But here, too, we are not doomed to perpetual conflict.

One can imagine a Polish-Ukrainian textbook commission with the honorary participation of Timothy Snyder, who has credibility in both countries and can patronize the findings of historians on the most difficult issues for both countries. Jerzy Giedroyc advocated the creation of a Polish Historical Institute in Kyiv, and given the success of a similar institution in Berlin created by Prof. Robert Traba, this is a good idea.

In the social sphere, we must not only look to the past, but also appreciate the present: a huge group of young Ukrainians (who are largely the Ukrainian elite) speak Polish and know our country well - as recounted in an excellent report by Jadwiga Rogoża and Krzysztof Nieczypor of the Center for Eastern Studies, "To Poland through Polish" - Ukrainians' interest in Poland shows how far we have come in the last quarter century.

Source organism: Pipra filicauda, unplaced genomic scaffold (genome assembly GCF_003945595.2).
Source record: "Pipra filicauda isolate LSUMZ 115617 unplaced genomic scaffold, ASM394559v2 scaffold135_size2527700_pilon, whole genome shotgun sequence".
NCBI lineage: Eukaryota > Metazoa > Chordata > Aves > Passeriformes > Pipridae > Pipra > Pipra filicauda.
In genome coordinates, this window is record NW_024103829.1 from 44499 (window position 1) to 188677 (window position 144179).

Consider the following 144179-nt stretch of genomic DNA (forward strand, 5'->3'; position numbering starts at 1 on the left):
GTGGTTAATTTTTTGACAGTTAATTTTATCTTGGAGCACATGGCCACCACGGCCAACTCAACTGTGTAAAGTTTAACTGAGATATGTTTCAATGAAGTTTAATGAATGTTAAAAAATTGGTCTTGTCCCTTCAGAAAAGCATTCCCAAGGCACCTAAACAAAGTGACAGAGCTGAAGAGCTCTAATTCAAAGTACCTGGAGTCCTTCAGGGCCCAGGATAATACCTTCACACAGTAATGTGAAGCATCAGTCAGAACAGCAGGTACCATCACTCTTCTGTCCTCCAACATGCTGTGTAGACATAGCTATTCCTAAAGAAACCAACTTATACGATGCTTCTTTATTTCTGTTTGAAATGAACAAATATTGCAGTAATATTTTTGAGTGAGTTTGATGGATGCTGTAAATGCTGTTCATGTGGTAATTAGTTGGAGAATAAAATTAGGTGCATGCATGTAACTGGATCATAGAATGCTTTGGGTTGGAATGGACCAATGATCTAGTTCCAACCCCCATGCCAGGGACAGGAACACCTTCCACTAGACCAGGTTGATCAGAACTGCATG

* * * * *

Back in 2000, Bartłomiej Sienkiewicz in Tygodnik Powszechny, looking at the possible continuation of the Giedroyc doctrine, was skeptical about Poland's power of attraction towards Ukrainians and Belarusians – a few years later, including as a result of Poland's accession to the European Union, this power of attraction turned out to be very strong.

In Poland, Giedroyc is often accused of exaggerated magnanimity - acknowledging that it was political naiveté toward the nations of Eastern Europe that was the fuel for his vision of continuing Polish "prometheism". Meanwhile, Giedroyc linked what is most important in politics: morally justified action with action justified by our national interest.

And while it's sometimes hard to believe that a man whose political vision was shaped in a bygone era - yes, he's right again.


Dr. Michal Matlak

Advisor at the European Parliament

The European Center for Constitutional Research at the University of Lodz

The Democracy Institute at the Central European University in Budapest/Vienna